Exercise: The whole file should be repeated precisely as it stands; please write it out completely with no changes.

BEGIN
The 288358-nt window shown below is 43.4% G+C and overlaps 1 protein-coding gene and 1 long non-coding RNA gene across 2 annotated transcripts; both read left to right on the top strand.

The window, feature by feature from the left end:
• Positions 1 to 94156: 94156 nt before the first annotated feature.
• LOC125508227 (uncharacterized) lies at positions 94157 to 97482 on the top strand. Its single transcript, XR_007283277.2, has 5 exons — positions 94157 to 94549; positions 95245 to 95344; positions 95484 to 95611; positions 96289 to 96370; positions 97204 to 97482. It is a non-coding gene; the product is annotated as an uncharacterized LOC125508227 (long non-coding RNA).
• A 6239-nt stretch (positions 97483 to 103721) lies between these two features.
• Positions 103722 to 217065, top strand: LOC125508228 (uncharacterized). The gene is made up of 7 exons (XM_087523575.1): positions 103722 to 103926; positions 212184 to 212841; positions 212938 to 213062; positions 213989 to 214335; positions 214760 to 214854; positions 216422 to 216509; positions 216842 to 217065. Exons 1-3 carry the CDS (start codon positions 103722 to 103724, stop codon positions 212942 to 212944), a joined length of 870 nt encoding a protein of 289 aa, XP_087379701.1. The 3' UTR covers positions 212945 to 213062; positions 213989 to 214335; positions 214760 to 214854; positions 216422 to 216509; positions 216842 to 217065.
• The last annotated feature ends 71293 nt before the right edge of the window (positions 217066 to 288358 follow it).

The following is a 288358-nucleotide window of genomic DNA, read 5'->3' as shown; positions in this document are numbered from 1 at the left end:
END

The 288358-nt window shown below is 43.4% G+C and overlaps 1 protein-coding gene and 1 long non-coding RNA gene across 2 annotated transcripts; both read left to right on the top strand.

The window, feature by feature from the left end:
• Positions 1 to 94156: 94156 nt before the first annotated feature.
• LOC125508227 (uncharacterized) lies at positions 94157 to 97482 on the top strand. Its single transcript, XR_007283277.2, has 5 exons — positions 94157 to 94549; positions 95245 to 95344; positions 95484 to 95611; positions 96289 to 96370; positions 97204 to 97482. It is a non-coding gene; the product is annotated as an uncharacterized LOC125508227 (long non-coding RNA).
• A 6239-nt stretch (positions 97483 to 103721) lies between these two features.
• Positions 103722 to 217065, top strand: LOC125508228 (uncharacterized). The gene is made up of 7 exons (XM_087523575.1): positions 103722 to 103926; positions 212184 to 212841; positions 212938 to 213062; positions 213989 to 214335; positions 214760 to 214854; positions 216422 to 216509; positions 216842 to 217065. Exons 1-3 carry the CDS (start codon positions 103722 to 103724, stop codon positions 212942 to 212944), a joined length of 870 nt encoding a protein of 289 aa, XP_087379701.1. The 3' UTR covers positions 212945 to 213062; positions 213989 to 214335; positions 214760 to 214854; positions 216422 to 216509; positions 216842 to 217065.
• The last annotated feature ends 71293 nt before the right edge of the window (positions 217066 to 288358 follow it).

The following is a 288358-nucleotide window of genomic DNA, read 5'->3' as shown; positions in this document are numbered from 1 at the left end: